Our Blog


For whatever reason I really hate making New Year resolutions. Maybe it is the dead cold of January that doesn’t exactly feel motivating, or maybe it is sluggishness that always results from a two month Thanksgiving-Christmas food binge, but every January I feel a mix of guilt and anger at the constant resolution-talk. No, I don’t like resolutions, and if I’m really honest I know why. It is because I don’t have any faith that I will be successful. I know myself too well, I have many years of goal-setting flops to draw on and most importantly I don’t like being detailed or consistent with anything, and development goals definitely require consistency. I am not a detailed person and I don’t like doing anything consistently. But I can’t deny that there are things that I would like to learn, to improve on, and some healthy habits I would love to make a consistent part of my life— most notably I want to be more active and to eat less processed food. As part of the Capability Connections team I think and write and teach a lot about goals–usually in the area of change management and leadership development. I know that in organizations leadership development and  and change management initiatives create engagement, improve teams, and lead to overall increased profitability. Here at the Connect Blog we like to talk about leadership development and change management a lot. We have discussed how millennials need different incentives than their older counterparts.   We have also discussed the role passion can play in motivating us to move forward. I agree with all of these when in my work mindset. I even understand theoretically that the same tools I use and draw on in a professional role can help me achieve resolutions in my personal life. But that’s just it, its just theory, and New Year resolutions take practice and practical application, something I’m not used to doing all by myself. But maybe that’s OK! Now there is something for me, the theoretical goal-setter, that might even turn me into a New Year resolution convert.

Neil Levy of Independent magazine wrote a piece with tips on how to be more successful with New Year resolutions. All of his tips are excellent, but I’m especially excited about the concept of using Construal Level Theory in goal setting scenarios. The basic idea of the development scheme is that the details of a goal are less important than the abstracted pattern of behaviour you desire. Levy writes, “construing things in more abstract terms tends to facilitate more rational thought and behaviour, possibly because it makes more salient the reasons why we want to exercise self-control in the first place.” I’m great at thinking abstractly, and I love patterns. And so maybe instead of using implementation intentions (or consistent detailed daily cues) to remind myself to exercise or eat right, I can think of these goals at a high level. Instead of making a goal to wake up and exercise at a certain time each morning, I can try to view all activity in my day as a way to increase my overall fitness. And instead of dealing with each processed junk food item I encounter as a unique ball of concrete delicious details, I can remind myself of the overall pattern of nutrition I want to follow. I’ll give it a go and let you know how it works out.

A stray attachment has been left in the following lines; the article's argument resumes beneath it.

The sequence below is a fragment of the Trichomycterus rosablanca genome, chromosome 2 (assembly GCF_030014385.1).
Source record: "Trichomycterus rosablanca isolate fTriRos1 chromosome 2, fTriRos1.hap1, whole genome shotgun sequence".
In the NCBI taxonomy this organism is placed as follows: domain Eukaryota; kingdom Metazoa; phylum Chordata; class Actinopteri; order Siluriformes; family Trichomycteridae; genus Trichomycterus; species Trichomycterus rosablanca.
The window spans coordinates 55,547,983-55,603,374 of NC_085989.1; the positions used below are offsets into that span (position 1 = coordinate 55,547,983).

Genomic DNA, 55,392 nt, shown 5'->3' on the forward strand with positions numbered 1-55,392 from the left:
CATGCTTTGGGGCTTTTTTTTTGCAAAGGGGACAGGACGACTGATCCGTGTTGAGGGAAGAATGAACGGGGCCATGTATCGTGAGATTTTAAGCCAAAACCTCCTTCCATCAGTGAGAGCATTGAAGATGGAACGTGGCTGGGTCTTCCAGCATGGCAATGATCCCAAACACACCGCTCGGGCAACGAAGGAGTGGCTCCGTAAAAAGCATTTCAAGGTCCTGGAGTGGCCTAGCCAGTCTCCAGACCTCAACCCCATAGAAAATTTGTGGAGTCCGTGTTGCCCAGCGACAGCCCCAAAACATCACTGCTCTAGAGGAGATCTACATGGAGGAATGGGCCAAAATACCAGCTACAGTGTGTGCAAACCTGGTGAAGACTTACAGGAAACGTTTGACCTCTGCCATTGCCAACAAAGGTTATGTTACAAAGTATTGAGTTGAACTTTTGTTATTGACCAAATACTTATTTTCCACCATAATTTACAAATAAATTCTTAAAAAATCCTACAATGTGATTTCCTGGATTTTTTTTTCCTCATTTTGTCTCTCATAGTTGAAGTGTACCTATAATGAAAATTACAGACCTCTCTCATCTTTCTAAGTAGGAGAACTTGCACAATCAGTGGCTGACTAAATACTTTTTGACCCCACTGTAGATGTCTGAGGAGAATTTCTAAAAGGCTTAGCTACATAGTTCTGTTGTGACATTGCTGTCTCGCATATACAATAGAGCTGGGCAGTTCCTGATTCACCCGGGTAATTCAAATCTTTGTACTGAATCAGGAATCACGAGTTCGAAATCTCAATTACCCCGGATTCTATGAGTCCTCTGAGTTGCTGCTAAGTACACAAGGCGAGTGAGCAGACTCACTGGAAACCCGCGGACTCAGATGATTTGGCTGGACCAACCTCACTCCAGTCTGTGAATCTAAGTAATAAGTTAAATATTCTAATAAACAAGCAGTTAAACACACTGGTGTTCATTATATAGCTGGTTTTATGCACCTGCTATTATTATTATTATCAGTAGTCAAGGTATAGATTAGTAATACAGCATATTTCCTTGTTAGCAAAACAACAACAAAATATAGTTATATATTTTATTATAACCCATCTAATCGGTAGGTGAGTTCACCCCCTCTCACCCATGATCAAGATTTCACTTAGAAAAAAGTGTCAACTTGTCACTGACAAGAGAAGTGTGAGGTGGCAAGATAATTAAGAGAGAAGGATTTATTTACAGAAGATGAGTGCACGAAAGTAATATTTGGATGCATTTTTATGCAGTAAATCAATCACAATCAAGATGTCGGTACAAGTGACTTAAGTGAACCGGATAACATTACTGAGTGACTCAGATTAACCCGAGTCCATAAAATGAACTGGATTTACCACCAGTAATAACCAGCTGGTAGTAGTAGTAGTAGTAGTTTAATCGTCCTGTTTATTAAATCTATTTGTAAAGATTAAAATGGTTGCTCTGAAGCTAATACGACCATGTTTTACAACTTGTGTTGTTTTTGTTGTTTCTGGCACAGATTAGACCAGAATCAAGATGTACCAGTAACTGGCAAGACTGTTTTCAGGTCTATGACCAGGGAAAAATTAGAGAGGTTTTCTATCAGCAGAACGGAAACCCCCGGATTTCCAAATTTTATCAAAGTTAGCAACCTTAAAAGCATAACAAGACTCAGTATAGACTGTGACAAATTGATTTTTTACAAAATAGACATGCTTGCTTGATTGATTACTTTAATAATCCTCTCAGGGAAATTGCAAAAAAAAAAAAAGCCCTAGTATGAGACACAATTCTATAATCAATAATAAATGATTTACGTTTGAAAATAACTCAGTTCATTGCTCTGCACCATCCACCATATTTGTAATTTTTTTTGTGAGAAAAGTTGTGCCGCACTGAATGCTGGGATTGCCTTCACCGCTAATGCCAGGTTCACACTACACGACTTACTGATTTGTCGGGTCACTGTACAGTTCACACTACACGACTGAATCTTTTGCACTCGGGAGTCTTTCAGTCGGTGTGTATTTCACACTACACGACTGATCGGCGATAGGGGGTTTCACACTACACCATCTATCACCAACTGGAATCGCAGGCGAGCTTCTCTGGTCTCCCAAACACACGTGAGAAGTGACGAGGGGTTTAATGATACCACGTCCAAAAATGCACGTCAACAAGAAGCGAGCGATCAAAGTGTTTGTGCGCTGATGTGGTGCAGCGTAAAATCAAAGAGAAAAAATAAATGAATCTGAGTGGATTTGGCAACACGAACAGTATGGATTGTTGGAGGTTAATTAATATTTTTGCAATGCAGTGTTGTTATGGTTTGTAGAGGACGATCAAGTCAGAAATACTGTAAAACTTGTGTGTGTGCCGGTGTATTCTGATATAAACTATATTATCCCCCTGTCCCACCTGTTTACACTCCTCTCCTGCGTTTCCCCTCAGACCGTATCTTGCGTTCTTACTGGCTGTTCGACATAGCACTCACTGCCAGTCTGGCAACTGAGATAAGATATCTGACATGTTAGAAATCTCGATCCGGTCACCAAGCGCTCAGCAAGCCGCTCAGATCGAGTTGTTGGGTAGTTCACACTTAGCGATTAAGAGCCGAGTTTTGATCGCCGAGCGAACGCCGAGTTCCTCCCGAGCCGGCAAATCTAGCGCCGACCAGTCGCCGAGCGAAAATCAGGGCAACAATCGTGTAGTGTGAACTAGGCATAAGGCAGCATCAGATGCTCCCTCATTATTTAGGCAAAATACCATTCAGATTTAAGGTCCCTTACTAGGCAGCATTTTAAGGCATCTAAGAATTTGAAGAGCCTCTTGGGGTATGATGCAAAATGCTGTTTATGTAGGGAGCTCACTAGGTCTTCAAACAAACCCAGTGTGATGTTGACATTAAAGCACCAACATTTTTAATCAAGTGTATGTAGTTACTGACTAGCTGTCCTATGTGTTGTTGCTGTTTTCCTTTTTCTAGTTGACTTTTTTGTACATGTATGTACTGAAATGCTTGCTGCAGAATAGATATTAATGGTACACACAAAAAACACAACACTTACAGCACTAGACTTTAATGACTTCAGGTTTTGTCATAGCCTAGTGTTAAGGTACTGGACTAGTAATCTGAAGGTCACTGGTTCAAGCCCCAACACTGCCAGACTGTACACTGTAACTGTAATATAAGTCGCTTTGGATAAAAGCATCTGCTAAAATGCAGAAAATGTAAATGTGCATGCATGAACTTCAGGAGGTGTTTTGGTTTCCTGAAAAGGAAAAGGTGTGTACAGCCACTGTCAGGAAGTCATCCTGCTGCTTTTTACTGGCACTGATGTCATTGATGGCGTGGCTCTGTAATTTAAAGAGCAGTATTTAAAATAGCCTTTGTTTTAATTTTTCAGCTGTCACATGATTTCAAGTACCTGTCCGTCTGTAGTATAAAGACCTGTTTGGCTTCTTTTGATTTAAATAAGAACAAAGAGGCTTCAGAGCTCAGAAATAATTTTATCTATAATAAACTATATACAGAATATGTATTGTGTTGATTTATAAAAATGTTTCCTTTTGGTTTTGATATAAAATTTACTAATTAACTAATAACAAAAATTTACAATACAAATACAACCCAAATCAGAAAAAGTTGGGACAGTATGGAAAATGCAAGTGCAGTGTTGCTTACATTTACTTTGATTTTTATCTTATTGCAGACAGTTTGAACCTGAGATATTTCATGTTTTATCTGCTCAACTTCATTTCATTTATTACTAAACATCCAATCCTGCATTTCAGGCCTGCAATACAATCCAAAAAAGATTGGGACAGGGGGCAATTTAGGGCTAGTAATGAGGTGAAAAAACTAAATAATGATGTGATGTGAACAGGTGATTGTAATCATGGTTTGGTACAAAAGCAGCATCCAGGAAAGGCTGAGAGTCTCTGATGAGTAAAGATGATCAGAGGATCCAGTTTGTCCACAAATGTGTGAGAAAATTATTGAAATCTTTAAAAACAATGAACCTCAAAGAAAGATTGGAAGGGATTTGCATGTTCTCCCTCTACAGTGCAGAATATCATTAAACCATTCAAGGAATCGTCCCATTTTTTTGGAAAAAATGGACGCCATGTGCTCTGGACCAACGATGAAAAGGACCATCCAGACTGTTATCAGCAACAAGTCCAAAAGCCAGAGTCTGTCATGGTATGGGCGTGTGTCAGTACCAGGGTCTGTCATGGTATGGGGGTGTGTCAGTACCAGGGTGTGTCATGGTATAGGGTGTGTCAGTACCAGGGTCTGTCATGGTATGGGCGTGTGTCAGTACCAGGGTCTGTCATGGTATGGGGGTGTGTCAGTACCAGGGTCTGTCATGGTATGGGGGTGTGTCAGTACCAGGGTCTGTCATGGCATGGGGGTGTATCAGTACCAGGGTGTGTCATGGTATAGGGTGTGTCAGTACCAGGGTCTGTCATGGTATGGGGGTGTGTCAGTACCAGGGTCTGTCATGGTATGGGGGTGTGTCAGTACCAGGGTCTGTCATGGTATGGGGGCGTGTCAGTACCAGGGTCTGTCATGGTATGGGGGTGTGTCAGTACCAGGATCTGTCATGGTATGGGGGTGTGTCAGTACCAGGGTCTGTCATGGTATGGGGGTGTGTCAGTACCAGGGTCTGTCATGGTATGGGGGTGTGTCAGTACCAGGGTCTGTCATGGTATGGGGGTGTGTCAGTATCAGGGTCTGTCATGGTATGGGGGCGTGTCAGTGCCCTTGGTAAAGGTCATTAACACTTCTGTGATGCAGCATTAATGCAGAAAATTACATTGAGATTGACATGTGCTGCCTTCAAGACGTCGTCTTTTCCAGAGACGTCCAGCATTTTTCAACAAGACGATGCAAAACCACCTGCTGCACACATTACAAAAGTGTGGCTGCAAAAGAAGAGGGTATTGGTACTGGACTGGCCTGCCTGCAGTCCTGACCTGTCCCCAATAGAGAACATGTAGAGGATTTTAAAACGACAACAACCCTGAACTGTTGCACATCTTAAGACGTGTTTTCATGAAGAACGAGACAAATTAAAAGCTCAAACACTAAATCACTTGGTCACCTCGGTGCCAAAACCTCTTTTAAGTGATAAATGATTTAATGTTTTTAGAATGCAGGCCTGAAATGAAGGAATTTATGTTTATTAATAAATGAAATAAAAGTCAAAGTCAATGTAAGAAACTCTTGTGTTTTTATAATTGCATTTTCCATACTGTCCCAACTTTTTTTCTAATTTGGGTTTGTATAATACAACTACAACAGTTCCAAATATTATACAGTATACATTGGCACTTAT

By applying Construal Level Theory to my personal New Year resolutions I realize that this concept can also really help teams achieve leadership development and change management goals. Ryan and Robert Quinn write in the Harvard Business Review that leadership development and change management should be addressed together and not as separate initiatives. His point being that if managers can effectively deal with change management issues, they are already engaging in leadership development since a key part of leadership is enabling change. He writes “[c]ultural changes cannot happen without leadership, and efforts to change culture are the crucible in which leadership is developed.” As team leaders focus on high level change management initiatives, according to construal level theory, they aren’t focusing on the details of what it means to be a leader, but they are developing the behaviour patterns and high level skills needed to be successful down the road. How would change management and leadership development be affected by construal level theory at your organization?